The Florida Gators are two weeks away from the first game of the 2017 season and a starting quarterback has yet to be named. Coming into fall camp, most assumed former starter Luke Del Rio would only be an accessory to the quarterback room with the emergence of Feleipe Franks in the spring and the addition of graduate transfer Malike Zaire over the summer, but Florida coaches continue to hold the stance that it is a three-man race.
Del Rio started six games for the Gators last season, but was only healthy for two of those starts. In the third game of the season against North Texas, he suffered torn meniscus and a sprain in his right shoulder, which he would later aggravate even more as he tried to play through it. A few games later against Georgia, he tore his labrum in his left shoulder, but still continued to fight through the pain.
At least until the pain was too much to bear in the very next game against Arkansas and he realized he was not only hurting himself, but hurting his team. The crushing 31-10 loss was the only blemish on Del Rio’s starting record.
He now returns healthy after undergoing two surgeries and has competed in camp, but still, fans and media continue to bash him for lack of arm strength and ability. That doesn’t go unnoticed by Del Rio, and he fired back about it on Friday.
“My arm is 100 percent healthy,” he said. “And I found it pretty ridiculous that fans are saying I had a noodle arm when I was throwing the ball 80 yards in the first game. So, they have the memory of a goldfish I guess. I’ve never had like a ridiculous arm, like Feleipe has a ridiculous arm, but I’ve always had a pretty adequate arm. I’ve been able to make every throw on time. It’s the first time in my life I’ve heard ‘you don’t have a strong arm’. So, whatever.”
He’s not completely out of line. There were plays he showed some arm strength, like the memorable overthrow of Antonio Callaway downfield on the very first play of the 2016 season. Many now forget he threw for more than 250 yards and completed at least 55 percent of his passes in the only two games he was healthy, a feat no Florida quarterback had reached in back-to-back games since Tim Tebow in 2007.
Then again, he finished the season with eight touchdowns to eight interceptions and had the worst passer rating of any starting quarterback in the SEC last year. He later owned up to that, but still doesn’t feel he deserves all the negative perception.
“It’s frustrating when you’re completely healthy for two games, but I get it,” said Del Rio. “They saw underthrown deep balls. I didn’t play well the last couple games. I also overthrew deep routes in the first two games. I understand fans remember the last thing that they saw and that’s kind of what sticks. I don’t blame them. It’s frustrating, but I don’t blame them.”
Either way, Del Rio brings back the only experience at quarterback in a Florida uniform, and he believes that is an advantage in the competition.
“Playing in six games is an invaluable experience,” Del Rio said. “That’s the takeaway from last year is, not only playing, but going through adversity, being hurt, losing once, how you handle the team when you do lose. So, last year was so important, and it was very hard, but I’m glad I was here for it.”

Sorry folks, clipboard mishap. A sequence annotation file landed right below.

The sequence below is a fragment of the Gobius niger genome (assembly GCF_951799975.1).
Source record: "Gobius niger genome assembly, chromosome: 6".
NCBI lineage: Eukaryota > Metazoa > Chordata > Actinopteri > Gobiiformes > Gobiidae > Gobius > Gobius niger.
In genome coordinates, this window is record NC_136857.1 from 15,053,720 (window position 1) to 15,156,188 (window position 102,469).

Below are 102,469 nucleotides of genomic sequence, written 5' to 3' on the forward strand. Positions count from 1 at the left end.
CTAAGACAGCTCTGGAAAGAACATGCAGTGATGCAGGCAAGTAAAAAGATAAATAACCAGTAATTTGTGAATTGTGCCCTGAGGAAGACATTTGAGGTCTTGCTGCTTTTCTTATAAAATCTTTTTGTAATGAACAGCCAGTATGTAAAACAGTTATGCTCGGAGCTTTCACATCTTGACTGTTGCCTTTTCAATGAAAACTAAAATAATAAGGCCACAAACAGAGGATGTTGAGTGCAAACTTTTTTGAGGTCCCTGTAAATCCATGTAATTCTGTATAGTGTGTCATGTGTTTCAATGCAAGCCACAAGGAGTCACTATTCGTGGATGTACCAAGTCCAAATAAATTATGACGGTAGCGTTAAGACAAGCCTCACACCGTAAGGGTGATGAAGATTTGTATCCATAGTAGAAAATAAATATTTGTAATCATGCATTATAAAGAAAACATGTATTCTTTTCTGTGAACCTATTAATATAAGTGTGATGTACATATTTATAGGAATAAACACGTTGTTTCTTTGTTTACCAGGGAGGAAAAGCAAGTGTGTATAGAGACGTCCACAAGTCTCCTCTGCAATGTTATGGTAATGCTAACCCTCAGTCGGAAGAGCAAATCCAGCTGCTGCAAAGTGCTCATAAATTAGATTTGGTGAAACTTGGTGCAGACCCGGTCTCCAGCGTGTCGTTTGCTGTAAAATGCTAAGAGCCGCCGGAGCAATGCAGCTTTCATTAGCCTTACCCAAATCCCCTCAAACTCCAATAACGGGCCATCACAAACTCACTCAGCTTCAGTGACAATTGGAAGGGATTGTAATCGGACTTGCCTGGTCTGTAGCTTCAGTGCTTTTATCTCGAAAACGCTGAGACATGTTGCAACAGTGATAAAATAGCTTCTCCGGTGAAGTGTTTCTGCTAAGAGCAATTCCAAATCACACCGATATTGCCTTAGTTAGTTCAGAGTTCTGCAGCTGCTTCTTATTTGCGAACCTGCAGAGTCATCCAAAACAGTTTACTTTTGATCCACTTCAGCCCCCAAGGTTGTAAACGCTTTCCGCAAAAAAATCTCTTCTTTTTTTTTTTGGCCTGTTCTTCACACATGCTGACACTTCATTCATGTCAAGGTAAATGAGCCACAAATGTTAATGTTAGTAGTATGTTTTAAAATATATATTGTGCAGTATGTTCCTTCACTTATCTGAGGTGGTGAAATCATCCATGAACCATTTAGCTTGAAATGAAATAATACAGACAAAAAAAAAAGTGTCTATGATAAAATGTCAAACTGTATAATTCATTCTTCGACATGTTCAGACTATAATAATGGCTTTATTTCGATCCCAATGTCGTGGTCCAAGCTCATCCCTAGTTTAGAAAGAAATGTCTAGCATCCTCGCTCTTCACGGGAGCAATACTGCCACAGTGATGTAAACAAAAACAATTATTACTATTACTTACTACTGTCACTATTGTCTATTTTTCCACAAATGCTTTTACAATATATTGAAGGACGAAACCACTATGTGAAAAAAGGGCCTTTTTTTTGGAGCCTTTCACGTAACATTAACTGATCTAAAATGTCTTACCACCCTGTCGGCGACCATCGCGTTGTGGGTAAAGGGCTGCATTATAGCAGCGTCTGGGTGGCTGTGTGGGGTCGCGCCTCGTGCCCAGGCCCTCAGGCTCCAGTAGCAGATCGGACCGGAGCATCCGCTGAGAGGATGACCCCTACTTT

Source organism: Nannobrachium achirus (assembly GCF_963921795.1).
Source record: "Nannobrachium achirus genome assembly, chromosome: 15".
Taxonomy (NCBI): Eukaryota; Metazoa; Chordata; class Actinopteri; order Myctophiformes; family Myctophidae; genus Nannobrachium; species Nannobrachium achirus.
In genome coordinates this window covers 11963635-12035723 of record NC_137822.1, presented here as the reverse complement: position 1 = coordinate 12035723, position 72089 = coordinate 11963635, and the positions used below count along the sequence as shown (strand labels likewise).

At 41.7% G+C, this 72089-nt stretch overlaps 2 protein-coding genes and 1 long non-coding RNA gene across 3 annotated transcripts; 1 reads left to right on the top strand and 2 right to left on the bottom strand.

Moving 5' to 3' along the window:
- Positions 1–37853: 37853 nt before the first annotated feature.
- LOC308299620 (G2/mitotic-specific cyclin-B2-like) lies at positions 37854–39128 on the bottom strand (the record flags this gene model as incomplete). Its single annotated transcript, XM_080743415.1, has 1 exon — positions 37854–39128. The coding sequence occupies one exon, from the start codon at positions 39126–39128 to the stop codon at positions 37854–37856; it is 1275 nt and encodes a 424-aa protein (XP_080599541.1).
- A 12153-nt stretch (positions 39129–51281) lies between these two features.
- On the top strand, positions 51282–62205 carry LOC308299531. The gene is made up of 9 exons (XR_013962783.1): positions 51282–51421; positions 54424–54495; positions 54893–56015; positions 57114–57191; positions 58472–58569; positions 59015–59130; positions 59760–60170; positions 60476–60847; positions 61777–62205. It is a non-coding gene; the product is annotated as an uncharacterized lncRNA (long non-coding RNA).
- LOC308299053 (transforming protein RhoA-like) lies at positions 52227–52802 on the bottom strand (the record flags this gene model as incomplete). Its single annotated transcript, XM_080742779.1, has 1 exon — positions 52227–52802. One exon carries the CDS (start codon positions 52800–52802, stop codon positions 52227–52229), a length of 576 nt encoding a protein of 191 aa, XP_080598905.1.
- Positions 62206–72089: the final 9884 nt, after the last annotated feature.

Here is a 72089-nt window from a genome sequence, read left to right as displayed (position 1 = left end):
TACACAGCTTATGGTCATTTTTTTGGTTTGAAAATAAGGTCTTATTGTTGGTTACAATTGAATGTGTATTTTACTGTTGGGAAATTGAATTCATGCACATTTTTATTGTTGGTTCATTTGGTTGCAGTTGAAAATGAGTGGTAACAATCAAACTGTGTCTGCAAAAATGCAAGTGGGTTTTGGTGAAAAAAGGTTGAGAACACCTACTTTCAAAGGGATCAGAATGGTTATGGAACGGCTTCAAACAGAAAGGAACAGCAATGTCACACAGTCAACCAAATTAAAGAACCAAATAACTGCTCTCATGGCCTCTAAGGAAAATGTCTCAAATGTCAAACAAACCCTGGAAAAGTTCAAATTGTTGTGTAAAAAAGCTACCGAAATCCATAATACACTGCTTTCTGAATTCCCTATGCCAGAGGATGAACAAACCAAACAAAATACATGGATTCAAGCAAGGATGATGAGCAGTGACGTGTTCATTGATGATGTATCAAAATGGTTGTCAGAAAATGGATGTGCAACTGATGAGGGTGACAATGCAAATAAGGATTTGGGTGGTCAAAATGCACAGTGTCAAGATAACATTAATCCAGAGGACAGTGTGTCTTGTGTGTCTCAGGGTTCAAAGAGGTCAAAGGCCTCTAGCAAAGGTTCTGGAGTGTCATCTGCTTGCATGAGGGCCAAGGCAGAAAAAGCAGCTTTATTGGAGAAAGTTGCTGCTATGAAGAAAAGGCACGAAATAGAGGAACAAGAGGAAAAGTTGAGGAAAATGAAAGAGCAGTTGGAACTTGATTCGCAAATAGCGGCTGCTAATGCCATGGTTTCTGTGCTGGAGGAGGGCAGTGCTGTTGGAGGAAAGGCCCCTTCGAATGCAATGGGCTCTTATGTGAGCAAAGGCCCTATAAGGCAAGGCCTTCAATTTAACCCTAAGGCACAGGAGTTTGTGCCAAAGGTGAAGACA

It’s going to be even harder this year as a late addition to the quarterback battle and two guys to compete with instead of just one. As an older, more experienced player, he is no longer afraid of the competition.
“When I was younger, when I was a freshman or sophomore, I would think like that and it’s kind of a negative mindset,” said Del Rio. “You get so caught up in, ‘OK, I got six reps with the ones. He got five. So, does that mean I’m a little bit ahead?’ It’s just incidental. They really take the reps from all 18, 19 practices and whoever is the best, most consistent, performs, made the offense a well-oiled machine, that’s who’s going to start.”
Del Rio is very confident he could be the guy for that job by the end of this competition. Head coach Jim McElwain complimented him on his play in a recent scrimmage, and while he doesn’t possess the speed of Zaire or the stellar arm strength of Franks, Del Rio said his consistency is his biggest upside.
“I think I had a very consistent camp,” he said. “I mean, we are still in camp for one more day, but last year I would have an off day here, an off day there. I thought I have been very consistent throughout camp. People know what to expect when I’m in. Really, consistency.”
While Del Rio feels good about the product he’s put on the field throughout camp, he knows there are still two other quarterbacks with strong cases for the starting job. It is right at the one year anniversary of Del Rio being named the 2016 starter, and with Michigan looming, a decision is bound to come sooner rather than later.
“We play in two weeks, so hopefully it comes before then, but it’s up to them,” Del Rio said. “I don’t really have any say in when they name a starter. I think I’ve had a good camp, but I respect the decision they make, whenever they name the starter and whoever is the starter.”